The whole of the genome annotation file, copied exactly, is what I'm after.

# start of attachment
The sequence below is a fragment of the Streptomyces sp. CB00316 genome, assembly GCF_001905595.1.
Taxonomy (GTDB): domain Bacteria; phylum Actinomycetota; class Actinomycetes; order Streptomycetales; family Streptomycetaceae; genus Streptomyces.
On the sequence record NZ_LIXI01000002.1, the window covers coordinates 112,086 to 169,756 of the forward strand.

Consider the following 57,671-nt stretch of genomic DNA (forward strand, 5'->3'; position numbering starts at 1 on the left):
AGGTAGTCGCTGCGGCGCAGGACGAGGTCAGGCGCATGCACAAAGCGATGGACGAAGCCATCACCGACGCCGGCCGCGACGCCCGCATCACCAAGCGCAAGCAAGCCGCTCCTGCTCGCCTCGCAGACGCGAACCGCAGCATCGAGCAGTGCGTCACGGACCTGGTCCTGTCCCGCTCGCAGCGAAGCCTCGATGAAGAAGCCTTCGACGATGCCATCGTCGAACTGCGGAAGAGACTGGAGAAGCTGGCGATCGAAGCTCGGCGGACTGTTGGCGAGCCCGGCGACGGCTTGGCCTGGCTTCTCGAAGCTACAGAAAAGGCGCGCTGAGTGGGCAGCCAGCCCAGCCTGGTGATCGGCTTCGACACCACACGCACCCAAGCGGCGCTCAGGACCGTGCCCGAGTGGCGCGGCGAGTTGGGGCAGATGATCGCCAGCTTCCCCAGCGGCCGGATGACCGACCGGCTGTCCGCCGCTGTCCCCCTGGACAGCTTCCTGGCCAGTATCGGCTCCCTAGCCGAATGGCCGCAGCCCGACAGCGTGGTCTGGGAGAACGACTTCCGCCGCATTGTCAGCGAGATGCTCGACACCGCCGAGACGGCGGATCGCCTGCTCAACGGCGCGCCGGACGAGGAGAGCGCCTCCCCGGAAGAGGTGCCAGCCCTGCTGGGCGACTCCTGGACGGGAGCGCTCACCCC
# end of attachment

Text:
The sequence below is a fragment of the Streptomyces sp. CB00316 genome, assembly GCF_001905595.1.
Taxonomy (GTDB): domain Bacteria; phylum Actinomycetota; class Actinomycetes; order Streptomycetales; family Streptomycetaceae; genus Streptomyces.
On the sequence record NZ_LIXI01000002.1, the window covers coordinates 112,086 to 169,756 of the forward strand.

Consider the following 57,671-nt stretch of genomic DNA (forward strand, 5'->3'; position numbering starts at 1 on the left):
AGGTAGTCGCTGCGGCGCAGGACGAGGTCAGGCGCATGCACAAAGCGATGGACGAAGCCATCACCGACGCCGGCCGCGACGCCCGCATCACCAAGCGCAAGCAAGCCGCTCCTGCTCGCCTCGCAGACGCGAACCGCAGCATCGAGCAGTGCGTCACGGACCTGGTCCTGTCCCGCTCGCAGCGAAGCCTCGATGAAGAAGCCTTCGACGATGCCATCGTCGAACTGCGGAAGAGACTGGAGAAGCTGGCGATCGAAGCTCGGCGGACTGTTGGCGAGCCCGGCGACGGCTTGGCCTGGCTTCTCGAAGCTACAGAAAAGGCGCGCTGAGTGGGCAGCCAGCCCAGCCTGGTGATCGGCTTCGACACCACACGCACCCAAGCGGCGCTCAGGACCGTGCCCGAGTGGCGCGGCGAGTTGGGGCAGATGATCGCCAGCTTCCCCAGCGGCCGGATGACCGACCGGCTGTCCGCCGCTGTCCCCCTGGACAGCTTCCTGGCCAGTATCGGCTCCCTAGCCGAATGGCCGCAGCCCGACAGCGTGGTCTGGGAGAACGACTTCCGCCGCATTGTCAGCGAGATGCTCGACACCGCCGAGACGGCGGATCGCCTGCTCAACGGCGCGCCGGACGAGGAGAGCGCCTCCCCGGAAGAGGTGCCAGCCCTGCTGGGCGACTCCTGGACGGGAGCGCTCACCCC